#492 – 1917 2c Washington carmine, perf 10, type III

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U.S. #492
1916-22 2¢ Washington
Type III

Issue Date: 
April 1917
Printed by: Bureau of Engraving and Printing
Printing Method:
 Rotary Press
Watermark: None
Perforation: 10 vertically
Color: Carmine
 
U.S. #492 is similar to #491, but was issued in greater quantities – and on new plates. When #492 was first issued, it fulfilled the standard domestic mail rate. The war rate for domestic mail increased in 1917, but #492 was still commonly used to make up part of the rate.
 
Type III
Some of the primary features of the Type III Rotary Press Washington stamps are: the left ribbon has two shading lines on the top fold; there are also two shading lines in the last fold of the right ribbon; the bottom two strands of hair behind Washington’s ear extend past the vertical strands to their right; the top right laurel berry shows a distinct “V.” 
 
Mail During World War I
One of the major problems for the U.S. during World War I was the establishment of mail service to the American Expeditionary Forces (AEF) in France. Shortly after the United States declared war on Germany, it became necessary to organize a postal system for the American troops overseas. On June 13, 1917, Postmaster General Albert Burnham authorized the establishment of mail agencies in France. Marcus Bunn, assistant superintendent of the Railway Mail Service, was appointed as Postal Agent in Charge. Soon after his arrival in Paris on June 30th, he began making arrangements for “The United States Mail Agency in France.”
 
Meanwhile, back home, a distribution center was established at the Chelsea Terminal in New York City. Here, all outgoing mail was processed and then forwarded to Hoboken Port of Embarkation. On the other side of the ocean, centers were organized to receive incoming mail and distribute it to the soldiers.
 
Troops began arriving in France as early as June 14, 1917, but the first mail agency was not set up until nearly a month later. An official bulletin relates the tale. As the first troops of the American Expeditionary Force were preparing to leave the Port of Arrival, General Pershing inquired of the United States Postal Agent, “How soon can postal facilities be provided?”
 
Bunn replied, “I can leave by the first train, after two hours.”
 
Pershing then asked, “I mean how soon can you have working force there?”
 
“I shall take my force with me,” was Bunn’s answer.
 
Two hours and twenty minutes later, Bunn and his three men boarded a train and arrived at the campsite within an hour. An empty building was located and extra supplies, such as packing boxes and distribution cases were set up to hold the mail. The first U.S. Army Post Office (APO), APO Number 1, was established in St. Nazaire, and APO Number 2 followed shortly thereafter in Paris.

 
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U.S. #492
1916-22 2¢ Washington
Type III

Issue Date: 
April 1917
Printed by: Bureau of Engraving and Printing
Printing Method:
 Rotary Press
Watermark: None
Perforation: 10 vertically
Color: Carmine
 
U.S. #492 is similar to #491, but was issued in greater quantities – and on new plates. When #492 was first issued, it fulfilled the standard domestic mail rate. The war rate for domestic mail increased in 1917, but #492 was still commonly used to make up part of the rate.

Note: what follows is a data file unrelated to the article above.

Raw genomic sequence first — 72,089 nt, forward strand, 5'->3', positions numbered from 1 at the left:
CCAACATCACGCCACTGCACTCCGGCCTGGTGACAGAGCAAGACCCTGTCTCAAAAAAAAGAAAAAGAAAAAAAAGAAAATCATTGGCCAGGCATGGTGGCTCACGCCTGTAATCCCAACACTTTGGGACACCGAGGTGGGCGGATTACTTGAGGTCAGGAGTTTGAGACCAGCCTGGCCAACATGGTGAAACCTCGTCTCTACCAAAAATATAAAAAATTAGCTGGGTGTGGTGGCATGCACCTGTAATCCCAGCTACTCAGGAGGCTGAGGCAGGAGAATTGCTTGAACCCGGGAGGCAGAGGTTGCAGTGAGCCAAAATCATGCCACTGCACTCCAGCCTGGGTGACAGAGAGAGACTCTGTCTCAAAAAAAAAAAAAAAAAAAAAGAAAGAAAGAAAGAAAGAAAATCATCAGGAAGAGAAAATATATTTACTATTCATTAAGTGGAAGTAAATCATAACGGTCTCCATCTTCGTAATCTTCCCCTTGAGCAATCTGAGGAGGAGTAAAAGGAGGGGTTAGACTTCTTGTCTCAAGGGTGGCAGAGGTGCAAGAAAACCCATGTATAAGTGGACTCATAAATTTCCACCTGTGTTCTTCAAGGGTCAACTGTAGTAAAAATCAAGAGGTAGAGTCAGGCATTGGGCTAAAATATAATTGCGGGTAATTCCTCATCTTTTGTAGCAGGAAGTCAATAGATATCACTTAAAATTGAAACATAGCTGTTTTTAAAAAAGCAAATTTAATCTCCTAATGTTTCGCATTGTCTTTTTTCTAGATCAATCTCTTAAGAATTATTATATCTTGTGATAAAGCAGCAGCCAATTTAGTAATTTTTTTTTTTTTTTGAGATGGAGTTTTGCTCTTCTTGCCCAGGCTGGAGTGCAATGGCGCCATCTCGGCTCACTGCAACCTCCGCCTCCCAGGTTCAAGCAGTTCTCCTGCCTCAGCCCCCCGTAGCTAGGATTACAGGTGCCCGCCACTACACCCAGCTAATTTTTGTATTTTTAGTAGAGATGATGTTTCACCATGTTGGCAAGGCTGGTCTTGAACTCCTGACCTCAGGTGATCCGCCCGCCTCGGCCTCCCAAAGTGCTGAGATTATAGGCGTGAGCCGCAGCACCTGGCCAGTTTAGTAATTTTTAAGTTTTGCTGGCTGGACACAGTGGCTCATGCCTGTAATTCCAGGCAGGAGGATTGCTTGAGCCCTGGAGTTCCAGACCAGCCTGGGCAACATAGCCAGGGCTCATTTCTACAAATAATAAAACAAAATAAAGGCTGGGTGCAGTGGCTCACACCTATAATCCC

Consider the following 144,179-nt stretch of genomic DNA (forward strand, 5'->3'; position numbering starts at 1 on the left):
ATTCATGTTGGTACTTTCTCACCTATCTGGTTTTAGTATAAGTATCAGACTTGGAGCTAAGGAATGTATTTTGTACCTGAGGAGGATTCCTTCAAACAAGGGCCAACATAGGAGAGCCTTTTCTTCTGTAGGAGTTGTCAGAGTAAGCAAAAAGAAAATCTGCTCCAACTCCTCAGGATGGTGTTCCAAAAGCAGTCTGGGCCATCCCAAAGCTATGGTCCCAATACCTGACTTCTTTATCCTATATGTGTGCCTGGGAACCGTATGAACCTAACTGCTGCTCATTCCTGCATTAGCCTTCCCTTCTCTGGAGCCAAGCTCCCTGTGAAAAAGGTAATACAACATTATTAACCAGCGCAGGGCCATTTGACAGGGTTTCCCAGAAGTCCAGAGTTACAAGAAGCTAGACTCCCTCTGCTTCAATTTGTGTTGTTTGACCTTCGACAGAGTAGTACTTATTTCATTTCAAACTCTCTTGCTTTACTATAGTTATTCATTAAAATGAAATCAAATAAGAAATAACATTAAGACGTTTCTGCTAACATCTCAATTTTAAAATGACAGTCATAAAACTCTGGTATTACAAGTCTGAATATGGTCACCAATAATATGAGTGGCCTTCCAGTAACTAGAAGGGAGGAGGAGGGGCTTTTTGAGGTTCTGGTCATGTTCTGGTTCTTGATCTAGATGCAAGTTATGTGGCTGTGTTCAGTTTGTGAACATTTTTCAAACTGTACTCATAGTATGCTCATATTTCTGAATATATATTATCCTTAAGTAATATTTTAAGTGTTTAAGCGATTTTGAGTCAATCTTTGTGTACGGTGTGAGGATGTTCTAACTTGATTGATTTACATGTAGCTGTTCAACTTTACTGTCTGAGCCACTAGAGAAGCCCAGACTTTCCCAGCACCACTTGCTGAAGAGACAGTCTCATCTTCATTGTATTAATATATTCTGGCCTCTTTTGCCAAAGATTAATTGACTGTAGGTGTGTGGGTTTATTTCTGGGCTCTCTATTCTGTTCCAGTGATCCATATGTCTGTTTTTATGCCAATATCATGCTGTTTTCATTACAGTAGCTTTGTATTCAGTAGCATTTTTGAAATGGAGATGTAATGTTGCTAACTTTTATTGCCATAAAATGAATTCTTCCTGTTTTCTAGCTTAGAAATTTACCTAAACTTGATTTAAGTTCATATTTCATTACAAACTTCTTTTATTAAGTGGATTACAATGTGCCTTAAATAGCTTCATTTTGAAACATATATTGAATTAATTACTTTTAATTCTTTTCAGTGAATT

Type III
Some of the primary features of the Type III Rotary Press Washington stamps are: the left ribbon has two shading lines on the top fold; there are also two shading lines in the last fold of the right ribbon; the bottom two strands of hair behind Washington’s ear extend past the vertical strands to their right; the top right laurel berry shows a distinct “V.” 
 
Mail During World War I
One of the major problems for the U.S. during World War I was the establishment of mail service to the American Expeditionary Forces (AEF) in France. Shortly after the United States declared war on Germany, it became necessary to organize a postal system for the American troops overseas. On June 13, 1917, Postmaster General Albert Burnham authorized the establishment of mail agencies in France. Marcus Bunn, assistant superintendent of the Railway Mail Service, was appointed as Postal Agent in Charge. Soon after his arrival in Paris on June 30th, he began making arrangements for “The United States Mail Agency in France.”
 
Meanwhile, back home, a distribution center was established at the Chelsea Terminal in New York City. Here, all outgoing mail was processed and then forwarded to Hoboken Port of Embarkation. On the other side of the ocean, centers were organized to receive incoming mail and distribute it to the soldiers.
 
Troops began arriving in France as early as June 14, 1917, but the first mail agency was not set up until nearly a month later. An official bulletin relates the tale. As the first troops of the American Expeditionary Force were preparing to leave the Port of Arrival, General Pershing inquired of the United States Postal Agent, “How soon can postal facilities be provided?”
 
Bunn replied, “I can leave by the first train, after two hours.”
 
Pershing then asked, “I mean how soon can you have working force there?”
 
“I shall take my force with me,” was Bunn’s answer.
 
Two hours and twenty minutes later, Bunn and his three men boarded a train and arrived at the campsite within an hour. An empty building was located and extra supplies, such as packing boxes and distribution cases were set up to hold the mail. The first U.S. Army Post Office (APO), APO Number 1, was established in St. Nazaire, and APO Number 2 followed shortly thereafter in Paris.